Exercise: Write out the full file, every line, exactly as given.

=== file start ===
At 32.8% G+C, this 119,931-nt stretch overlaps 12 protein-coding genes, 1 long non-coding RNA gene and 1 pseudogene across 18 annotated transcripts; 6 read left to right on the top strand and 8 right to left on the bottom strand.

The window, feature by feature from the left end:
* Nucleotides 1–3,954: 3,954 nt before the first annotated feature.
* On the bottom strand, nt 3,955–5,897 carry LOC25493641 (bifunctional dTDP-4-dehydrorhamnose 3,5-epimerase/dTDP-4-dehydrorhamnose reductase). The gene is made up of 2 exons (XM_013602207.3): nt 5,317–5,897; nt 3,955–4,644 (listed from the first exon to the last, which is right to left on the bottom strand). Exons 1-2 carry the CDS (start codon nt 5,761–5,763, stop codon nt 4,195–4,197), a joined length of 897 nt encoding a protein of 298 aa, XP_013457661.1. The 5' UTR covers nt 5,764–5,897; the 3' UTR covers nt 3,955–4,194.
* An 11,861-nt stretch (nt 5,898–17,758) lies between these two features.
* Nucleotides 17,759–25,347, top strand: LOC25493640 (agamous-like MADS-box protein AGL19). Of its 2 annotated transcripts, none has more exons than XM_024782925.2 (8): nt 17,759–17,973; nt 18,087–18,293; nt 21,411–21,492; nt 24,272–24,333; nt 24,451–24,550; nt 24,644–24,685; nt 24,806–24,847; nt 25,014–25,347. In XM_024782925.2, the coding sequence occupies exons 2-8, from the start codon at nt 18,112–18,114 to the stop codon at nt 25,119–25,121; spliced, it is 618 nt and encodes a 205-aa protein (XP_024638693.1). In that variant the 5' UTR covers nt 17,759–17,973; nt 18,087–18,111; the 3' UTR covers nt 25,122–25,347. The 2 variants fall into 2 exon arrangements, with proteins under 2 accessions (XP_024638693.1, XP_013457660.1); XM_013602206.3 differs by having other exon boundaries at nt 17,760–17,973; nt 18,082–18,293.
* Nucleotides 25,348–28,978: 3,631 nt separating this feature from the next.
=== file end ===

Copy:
At 32.8% G+C, this 119,931-nt stretch overlaps 12 protein-coding genes, 1 long non-coding RNA gene and 1 pseudogene across 18 annotated transcripts; 6 read left to right on the top strand and 8 right to left on the bottom strand.

The window, feature by feature from the left end:
* Nucleotides 1–3,954: 3,954 nt before the first annotated feature.
* On the bottom strand, nt 3,955–5,897 carry LOC25493641 (bifunctional dTDP-4-dehydrorhamnose 3,5-epimerase/dTDP-4-dehydrorhamnose reductase). The gene is made up of 2 exons (XM_013602207.3): nt 5,317–5,897; nt 3,955–4,644 (listed from the first exon to the last, which is right to left on the bottom strand). Exons 1-2 carry the CDS (start codon nt 5,761–5,763, stop codon nt 4,195–4,197), a joined length of 897 nt encoding a protein of 298 aa, XP_013457661.1. The 5' UTR covers nt 5,764–5,897; the 3' UTR covers nt 3,955–4,194.
* An 11,861-nt stretch (nt 5,898–17,758) lies between these two features.
* Nucleotides 17,759–25,347, top strand: LOC25493640 (agamous-like MADS-box protein AGL19). Of its 2 annotated transcripts, none has more exons than XM_024782925.2 (8): nt 17,759–17,973; nt 18,087–18,293; nt 21,411–21,492; nt 24,272–24,333; nt 24,451–24,550; nt 24,644–24,685; nt 24,806–24,847; nt 25,014–25,347. In XM_024782925.2, the coding sequence occupies exons 2-8, from the start codon at nt 18,112–18,114 to the stop codon at nt 25,119–25,121; spliced, it is 618 nt and encodes a 205-aa protein (XP_024638693.1). In that variant the 5' UTR covers nt 17,759–17,973; nt 18,087–18,111; the 3' UTR covers nt 25,122–25,347. The 2 variants fall into 2 exon arrangements, with proteins under 2 accessions (XP_024638693.1, XP_013457660.1); XM_013602206.3 differs by having other exon boundaries at nt 17,760–17,973; nt 18,082–18,293.
* Nucleotides 25,348–28,978: 3,631 nt separating this feature from the next.